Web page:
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Our Wireless World: How Wi-Fi 6 Will Seamlessly Integrate With 5G To Help Keep Us Connected

5G is not the only wireless revolution taking place.

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Most of us have a good understanding of what 5G is by now. Buzz around the fifth-generation wireless technology has reached a fever pitch – and for good reason.  It offers significantly greater bandwidth, faster connectivity, and lower latency, enabling it to power a much broader range of digital applications than its predecessors. 5G is ushering in a new wave of business and societal transformation, making it possible to perform edge computing at scale by enabling cellular and other connected devices to run untethered across a much wider geographical range than ever before.

To deliver these benefits, 5G utilizes a greater portion of radio frequencies in the wireless spectrum. Although it uses many of the same frequencies as 4G and LTE, it can also support higher-frequency bands above 5 GHz. In the future, the 5G spectrum will also extend into the millimeter-wave range.

Not the only new kid on the block

5G is not the only wireless revolution taking place, however. In parallel, a new generation of Wi-Fi – including 6 and 6E – have also been launched. Like 5G, these technologies are poised to make a significant impact on our everyday lives.

Wi-Fi 6 was first launched as a dual band technology running at 2.4 GHz and 5 GHz. In April 2020, the US Federal Communication Commission or FCC (the body that manages the wireless spectrum in the US), announced that it would also open up 1200 MHz of unlicensed spectrum in the 6 GHz range for an extended technology that has become known as Wi-Fi 6E.

As with 5G, the fact that Wi-Fi 6 and 6E can run at higher frequencies with wide bandwidth significantly differentiates them from prior generations of Wi-Fi. They offer faster data transfer speeds – up to 10 Mbps, roughly a 5x increase over Wi-Fi 5 – and reduce the power usage of cellular handset modems, thus improving battery life. They also offer increased capacity, which provides a more reliable connection when multiple devices are streaming data simultaneously. It’s this last point that really makes a difference.

In these times, when many of us have been working from home due to the COVID-19 pandemic, most will have experienced a situation where the quality of an important video conference call has been negatively impacted by someone else in the home streaming a video or playing a game over their wireless network. Frustrating, yes?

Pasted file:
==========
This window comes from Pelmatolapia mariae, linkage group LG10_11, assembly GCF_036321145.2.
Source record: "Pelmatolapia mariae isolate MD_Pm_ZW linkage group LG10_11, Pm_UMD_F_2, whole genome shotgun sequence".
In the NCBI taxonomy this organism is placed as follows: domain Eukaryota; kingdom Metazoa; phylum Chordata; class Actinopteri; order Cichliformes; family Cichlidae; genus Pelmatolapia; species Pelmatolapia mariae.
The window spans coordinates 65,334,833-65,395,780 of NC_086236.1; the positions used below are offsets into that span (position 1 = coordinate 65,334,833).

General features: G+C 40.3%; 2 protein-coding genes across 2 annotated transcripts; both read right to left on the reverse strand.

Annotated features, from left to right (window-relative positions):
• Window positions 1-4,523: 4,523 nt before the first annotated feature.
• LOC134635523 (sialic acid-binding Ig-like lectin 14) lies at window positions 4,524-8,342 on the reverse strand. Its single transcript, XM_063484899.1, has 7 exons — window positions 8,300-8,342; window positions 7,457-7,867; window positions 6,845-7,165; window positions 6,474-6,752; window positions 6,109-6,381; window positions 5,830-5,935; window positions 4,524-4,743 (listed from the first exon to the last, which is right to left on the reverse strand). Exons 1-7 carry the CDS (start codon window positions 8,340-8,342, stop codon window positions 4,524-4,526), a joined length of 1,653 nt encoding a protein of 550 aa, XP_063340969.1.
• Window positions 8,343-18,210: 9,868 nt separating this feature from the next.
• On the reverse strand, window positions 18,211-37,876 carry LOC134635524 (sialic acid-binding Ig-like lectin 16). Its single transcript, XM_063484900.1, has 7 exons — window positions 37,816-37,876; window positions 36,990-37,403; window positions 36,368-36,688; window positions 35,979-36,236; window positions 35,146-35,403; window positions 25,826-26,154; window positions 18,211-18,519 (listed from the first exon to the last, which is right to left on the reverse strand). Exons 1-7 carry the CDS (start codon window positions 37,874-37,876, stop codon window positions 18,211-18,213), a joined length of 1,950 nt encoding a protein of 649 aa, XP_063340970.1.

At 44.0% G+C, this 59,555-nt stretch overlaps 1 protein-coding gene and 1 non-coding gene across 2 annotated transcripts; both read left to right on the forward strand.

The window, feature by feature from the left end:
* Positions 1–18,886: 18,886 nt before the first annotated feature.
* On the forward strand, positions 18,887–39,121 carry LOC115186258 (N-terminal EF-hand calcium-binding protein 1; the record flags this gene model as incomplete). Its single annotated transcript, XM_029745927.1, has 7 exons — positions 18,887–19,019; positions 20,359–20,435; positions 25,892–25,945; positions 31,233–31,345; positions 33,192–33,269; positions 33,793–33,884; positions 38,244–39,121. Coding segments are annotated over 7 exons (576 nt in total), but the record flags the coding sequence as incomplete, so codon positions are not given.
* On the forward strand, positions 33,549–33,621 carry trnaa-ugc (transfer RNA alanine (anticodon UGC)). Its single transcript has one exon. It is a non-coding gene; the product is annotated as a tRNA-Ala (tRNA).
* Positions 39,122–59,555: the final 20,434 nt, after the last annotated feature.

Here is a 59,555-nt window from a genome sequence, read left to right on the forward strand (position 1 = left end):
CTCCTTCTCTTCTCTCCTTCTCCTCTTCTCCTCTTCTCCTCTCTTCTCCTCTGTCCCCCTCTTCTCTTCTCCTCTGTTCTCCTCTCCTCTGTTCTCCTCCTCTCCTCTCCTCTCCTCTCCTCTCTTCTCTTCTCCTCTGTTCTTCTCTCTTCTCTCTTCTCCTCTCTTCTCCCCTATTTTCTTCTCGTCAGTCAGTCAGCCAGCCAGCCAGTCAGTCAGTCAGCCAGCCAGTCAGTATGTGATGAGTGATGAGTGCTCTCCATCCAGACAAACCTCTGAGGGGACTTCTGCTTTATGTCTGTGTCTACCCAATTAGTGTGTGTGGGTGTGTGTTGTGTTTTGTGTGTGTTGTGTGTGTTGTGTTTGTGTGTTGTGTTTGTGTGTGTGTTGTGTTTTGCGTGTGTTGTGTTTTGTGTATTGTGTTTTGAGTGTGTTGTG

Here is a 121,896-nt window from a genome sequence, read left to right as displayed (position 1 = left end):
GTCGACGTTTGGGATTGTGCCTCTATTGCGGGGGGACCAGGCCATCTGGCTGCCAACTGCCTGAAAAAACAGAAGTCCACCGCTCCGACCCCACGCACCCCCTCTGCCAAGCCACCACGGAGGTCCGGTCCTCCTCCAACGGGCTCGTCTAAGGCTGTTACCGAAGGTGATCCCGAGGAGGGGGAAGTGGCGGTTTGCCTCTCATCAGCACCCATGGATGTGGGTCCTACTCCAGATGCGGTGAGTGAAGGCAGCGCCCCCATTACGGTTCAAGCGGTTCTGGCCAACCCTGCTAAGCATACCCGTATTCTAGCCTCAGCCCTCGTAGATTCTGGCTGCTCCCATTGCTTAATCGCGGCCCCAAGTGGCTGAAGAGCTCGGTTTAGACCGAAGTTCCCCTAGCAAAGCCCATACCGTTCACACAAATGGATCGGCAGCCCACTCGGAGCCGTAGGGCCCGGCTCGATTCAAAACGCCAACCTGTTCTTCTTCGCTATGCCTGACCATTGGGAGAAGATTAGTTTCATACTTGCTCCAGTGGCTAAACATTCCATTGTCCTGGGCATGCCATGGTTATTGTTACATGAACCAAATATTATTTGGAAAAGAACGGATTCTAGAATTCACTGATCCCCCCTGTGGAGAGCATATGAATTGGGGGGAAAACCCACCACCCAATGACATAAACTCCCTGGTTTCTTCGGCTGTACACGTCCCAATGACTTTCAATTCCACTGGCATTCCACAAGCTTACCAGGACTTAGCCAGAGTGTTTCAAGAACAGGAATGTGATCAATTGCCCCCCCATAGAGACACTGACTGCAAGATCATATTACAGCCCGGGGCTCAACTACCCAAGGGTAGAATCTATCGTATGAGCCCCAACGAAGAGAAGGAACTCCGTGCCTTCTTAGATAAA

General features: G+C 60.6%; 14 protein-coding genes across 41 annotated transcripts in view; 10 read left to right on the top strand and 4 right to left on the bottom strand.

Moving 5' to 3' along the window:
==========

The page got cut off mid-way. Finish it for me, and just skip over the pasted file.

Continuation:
Wi-Fi 6 and 6E were designed to help eliminate this problem – at least for now. Society’s appetite for data seems to know no bounds. However much bandwidth we have, we always seem to find a way to use it up and need more.

Not to worry though: Wi-Fi 7 is already in development, with a projected launch date in 2024, and will offer even more spectrum – above 7 GHz. In the meantime, 5G and Wi-Fi 6/6E will make our increasingly connected lives a little easier.

5G and Wi-Fi 6/6E will coexist and are complementary

It is important to realize that 5G and Wi-Fi 6/6E are not competing technologies but complementary ones. In fact, they are designed to work in harmony and make our connected experience a seamless one. The “hand-off” of mobile data from 5G networks to Wi-Fi is key to this seamless connectivity. In a typical day our mobile phone may switch many times from 5G cellular networks when we are outdoors or in the car, to Wi-Fi networks when we are at home, in the office or in public spaces such as malls, airports and sports stadiums.

The sheer volume of all this mobile data that needs to be handed off to Wi-Fi networks is quite staggering – more than 100 exabytes per month are projected to be offloaded from cellular networks in 2022 alone.

The combination of 5G and Wi-Fi 6/6E will be a game-changer for seamless, wireless connectivity. However, although it may sound simple conceptually, ensuring these two technologies can coexist in the same or adjacent frequency bands will make the parallel configuration of these networks extremely challenging. Specifically, the technical demands on the filters that allow signals in the band to be separated are becoming increasingly challenging. Developers are now incorporating films that have higher scandium doping levels (typically >20%) in aluminum nitride as it delivers improved device performance.



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